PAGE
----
On rare occassions, doves can also be seen preying on grasshoppers, ants, beetles, and snails.

Zenaida macroura(Mourning Dove)


Passer domesticus house sparrow

Habitat

House Sparrows like areas that have been modified by humans, including farms, residential, and urban areas. They are absent from uninhabited woodlands, deserts, forests, and grasslands.

Diet

House Sparrows forage on the ground, eating a variety of seeds and grains, sometimes obtained from livestock feed or livestock droppings. They also eat insects, spiders, and fruits in the summer.

Passer domesticus(House Sparrow)


Road runner

Habitat

desert scrub, chaparral, arid open woodland, brush

Diet

consists mostly of animals (insects, reptiles, rodents, birds, etc.), but will occasionally eat fruit (mostly from cactus) and seeds.

Road Runner


Data collected

U of A

Sparrow – 81

Pigeon – 19

Catalina Mountains

Mourning Dove – 48

Sparrow – 12

Cactus Wren – 7

Quail – 27

Road Runner – 2

Pigeon – 4

Data Collected



Calculations using inference on proportions for two independent samples z test

State Hypothesis

Ho : p1 = p2

Ha : p1 > p2

Find Test Statistic- Z

x = number of species counted

n = total birds counted in habitat

Z = 1.95

Find P Value

P = P(Z > z)

P = P(Z > 1.95)

= 0.0256

State Conclusion

We reject our null hypothesis. We have reason to believe that more Mourning Doves habitat the Catalina Mountains versus the University of Arizona campus.

This can be concluded since our P-Value is smaller than our significance level of 0.05.

Calculations: Using Inference on Proportions for Two Independent Samples Z-test



Calculations using shannon diversity index
Calculations: Using Shannon Diversity Index

*The Shannon Diversity Index is used to compare species diversity

between study sites.

Shannon Diversity Index equations used:

H1= (nlogn- ∑ f1log f1) / n

varH = (∑ f1log2 f1 –(∑ f1log f1)2 / n)/ n2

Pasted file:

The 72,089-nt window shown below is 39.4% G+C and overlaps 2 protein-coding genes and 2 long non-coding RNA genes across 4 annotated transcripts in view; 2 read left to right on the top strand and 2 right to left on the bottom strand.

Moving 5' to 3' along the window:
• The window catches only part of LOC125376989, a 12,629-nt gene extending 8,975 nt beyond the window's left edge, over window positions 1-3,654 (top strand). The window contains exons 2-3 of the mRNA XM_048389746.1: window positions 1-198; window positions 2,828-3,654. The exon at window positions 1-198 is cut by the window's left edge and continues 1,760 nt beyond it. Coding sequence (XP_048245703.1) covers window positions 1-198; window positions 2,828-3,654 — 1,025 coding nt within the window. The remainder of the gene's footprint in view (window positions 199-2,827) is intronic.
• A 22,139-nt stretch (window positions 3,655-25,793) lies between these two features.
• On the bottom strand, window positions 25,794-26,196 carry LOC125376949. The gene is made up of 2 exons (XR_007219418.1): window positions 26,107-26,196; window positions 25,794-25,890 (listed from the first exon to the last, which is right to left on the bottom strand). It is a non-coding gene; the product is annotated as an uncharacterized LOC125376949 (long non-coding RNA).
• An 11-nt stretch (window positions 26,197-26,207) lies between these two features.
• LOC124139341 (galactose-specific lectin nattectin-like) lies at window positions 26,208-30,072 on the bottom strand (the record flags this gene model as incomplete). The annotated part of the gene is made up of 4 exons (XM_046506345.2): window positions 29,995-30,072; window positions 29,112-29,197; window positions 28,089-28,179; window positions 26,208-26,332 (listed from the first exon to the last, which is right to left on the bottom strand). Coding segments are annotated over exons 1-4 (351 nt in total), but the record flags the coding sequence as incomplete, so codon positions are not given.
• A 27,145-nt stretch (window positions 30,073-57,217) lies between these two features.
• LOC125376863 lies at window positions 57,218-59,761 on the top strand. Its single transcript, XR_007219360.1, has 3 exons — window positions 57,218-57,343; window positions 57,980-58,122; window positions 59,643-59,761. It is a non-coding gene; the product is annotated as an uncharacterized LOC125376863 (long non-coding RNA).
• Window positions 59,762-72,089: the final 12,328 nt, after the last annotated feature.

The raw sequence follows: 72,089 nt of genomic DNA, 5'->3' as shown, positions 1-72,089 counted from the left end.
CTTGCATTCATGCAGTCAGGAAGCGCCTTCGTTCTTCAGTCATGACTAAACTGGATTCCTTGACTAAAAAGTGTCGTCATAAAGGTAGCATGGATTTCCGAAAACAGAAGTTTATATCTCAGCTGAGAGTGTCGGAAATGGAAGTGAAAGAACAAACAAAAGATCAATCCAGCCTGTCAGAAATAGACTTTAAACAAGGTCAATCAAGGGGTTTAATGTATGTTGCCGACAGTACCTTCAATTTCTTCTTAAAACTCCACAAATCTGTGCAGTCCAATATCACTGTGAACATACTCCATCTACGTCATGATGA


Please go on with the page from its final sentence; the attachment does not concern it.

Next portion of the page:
t = H1 – H2 / (√ var H1 + var H2 )

*t – to determine if two values you obtain for the index are

significantly different you can use the t-test

df = (varH1 + var H2 )2 / ((varH1)2 / n1 + (var H2) 2 / n2 )

_________________________________

Sample Calculation for Pigeons:

H1= (23log23- ∑ 19log 19) / 23 = .3054

varH1 = (∑19log2 19–(∑ 19log 19)2 / 23)/ 232 = .0102

H2= (23log23- ∑ 4log 4) / 23 = 1.257

varH2 = (∑4log2 4–(∑ 4log 4)2 / 23)/ 232 = .0022

t = .3054 – 1.257 / (√ .0102 + .0022 ) = 8.55

df=(.0102 + .0022 )2/((.0102)2/19+(.0022) 2/4 )= 23.35

t > 2.8 therefore we reject the null hypothesis


Conclusion
Conclusion

  • Due to our findings we must reject our null hypothesis.

  • We have observed that a greater number of bird species can be found outside the city, Catalina’s, than within the city, UofA.


Conclusion continued
Conclusion Continued…

  • Possible Error:

    • More than one person observing sights.

    • Counting same bird twice

  • How could the experiment be improved?

    • Focus on one species

    • Choose more locations

    • Longer observation periods and more days

    • Tag Birds


Conclusion1
Conclusion

  • Our experiment has shown that humans have a definite impact on the habitation of birds.

  • This information could help save bird, and other, species from human encroachment and stop developers from pushing housing farther into the Catalina’s.


Resources
Resources

  • We used a couple websites including:

  • http://birds.cornell.edu/birdhouse/speciesaccounts/HOUSPARO.HTM#Diet

  • http://wc.pima.edu/Bfiero/tucsonecology/animals/birds.htm

  • http://animaldiversity.ummz.umich.edu/site/accounts/information/Columba_livia.html

  • http://natzoo.si.edu/Animals/Birds/Meet_the_zoos_birds/zoo_bird_info.cfm?bird=Greater%20roadrunner